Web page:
By Anne Morris
Salmon Arm Observer
January 04, 2012
Canada’s current Health Accord expires in 2014, and the federal government is preparing for negotiations with the provinces and territories on a health-care accord for the future. Private interests are lobbying to expand for-profit health services for the wealthy. The Harper government wants to oblige by convincing Canadians that our current system is unaffordable and that increased privatization is the answer.
But two-tier health care has been proven to increase costs and also wait times for those of us who can’t afford private health care. Furthermore, if private for-profit hospitals are permitted in Canada, American HMOs will rightly claim that under the North American Free Trade Agreement, they too have a right to establish themselves in Canada. Do Canadians want American-style health care? I think not.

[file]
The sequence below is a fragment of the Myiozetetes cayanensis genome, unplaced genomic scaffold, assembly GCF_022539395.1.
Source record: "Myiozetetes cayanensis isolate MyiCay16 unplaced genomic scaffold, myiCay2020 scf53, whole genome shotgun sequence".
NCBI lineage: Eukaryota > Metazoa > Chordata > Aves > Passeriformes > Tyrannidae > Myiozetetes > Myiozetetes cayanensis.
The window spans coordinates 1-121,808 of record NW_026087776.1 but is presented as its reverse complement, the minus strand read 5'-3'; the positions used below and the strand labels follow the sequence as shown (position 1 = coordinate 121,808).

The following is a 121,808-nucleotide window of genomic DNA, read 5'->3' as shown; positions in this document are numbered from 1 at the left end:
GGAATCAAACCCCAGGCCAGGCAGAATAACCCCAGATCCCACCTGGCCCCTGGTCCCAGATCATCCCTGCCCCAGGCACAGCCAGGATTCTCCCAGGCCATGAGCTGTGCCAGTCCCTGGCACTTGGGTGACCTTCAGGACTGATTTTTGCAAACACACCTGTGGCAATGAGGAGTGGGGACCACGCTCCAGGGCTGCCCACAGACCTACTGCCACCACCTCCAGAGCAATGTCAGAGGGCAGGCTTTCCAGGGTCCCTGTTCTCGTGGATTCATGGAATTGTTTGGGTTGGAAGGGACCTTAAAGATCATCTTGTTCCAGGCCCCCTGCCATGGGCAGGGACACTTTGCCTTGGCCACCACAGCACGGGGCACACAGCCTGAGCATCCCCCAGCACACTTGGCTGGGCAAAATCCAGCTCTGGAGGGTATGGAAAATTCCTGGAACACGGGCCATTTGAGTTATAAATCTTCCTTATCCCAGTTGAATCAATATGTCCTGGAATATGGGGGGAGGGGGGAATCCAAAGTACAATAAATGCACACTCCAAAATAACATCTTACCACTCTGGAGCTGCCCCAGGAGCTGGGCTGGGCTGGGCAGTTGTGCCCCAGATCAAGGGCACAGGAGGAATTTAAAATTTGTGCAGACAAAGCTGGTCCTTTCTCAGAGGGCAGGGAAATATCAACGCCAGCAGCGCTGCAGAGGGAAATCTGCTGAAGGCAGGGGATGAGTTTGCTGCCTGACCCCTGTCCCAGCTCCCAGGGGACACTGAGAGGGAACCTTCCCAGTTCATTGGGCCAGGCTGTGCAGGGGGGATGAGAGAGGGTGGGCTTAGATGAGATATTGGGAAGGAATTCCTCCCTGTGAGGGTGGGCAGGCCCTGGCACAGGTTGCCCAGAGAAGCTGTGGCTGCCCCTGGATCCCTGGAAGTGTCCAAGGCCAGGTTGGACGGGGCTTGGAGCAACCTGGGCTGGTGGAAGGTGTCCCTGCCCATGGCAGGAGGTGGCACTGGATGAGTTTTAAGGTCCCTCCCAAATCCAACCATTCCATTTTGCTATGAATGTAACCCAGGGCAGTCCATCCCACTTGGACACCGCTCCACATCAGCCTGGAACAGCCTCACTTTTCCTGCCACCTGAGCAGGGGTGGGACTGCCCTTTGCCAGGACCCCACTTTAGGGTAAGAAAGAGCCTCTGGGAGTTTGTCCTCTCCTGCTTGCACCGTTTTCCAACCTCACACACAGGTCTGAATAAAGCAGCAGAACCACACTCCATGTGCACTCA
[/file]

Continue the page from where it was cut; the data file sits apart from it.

The federal government can afford a well-funded, enhanced public health-care system if it chooses to do so. Cancelling the planned purchase of 65 F-35 stealth fighter-bombers, would free up $30 billion to invest in health care over the coming years, and cancelling the planned tax cut to corporations would yield another $6 billion.
A recent report from the international Organization for Economic Co-operation and Development, (cited in the same issue of the Observer), states that income inequality in Canada is rising, and that it is not market forces but federal and provincial government policies that are increasing this inequality.
Medicare is an equalizing force in Canadian society in that it is designed to provide quality care to everyone, regardless of income status. Let’s keep it that way by saying ‘no’ to the Harper government’s smoke and mirrors campaign to persuade us that Medicare is unaffordable.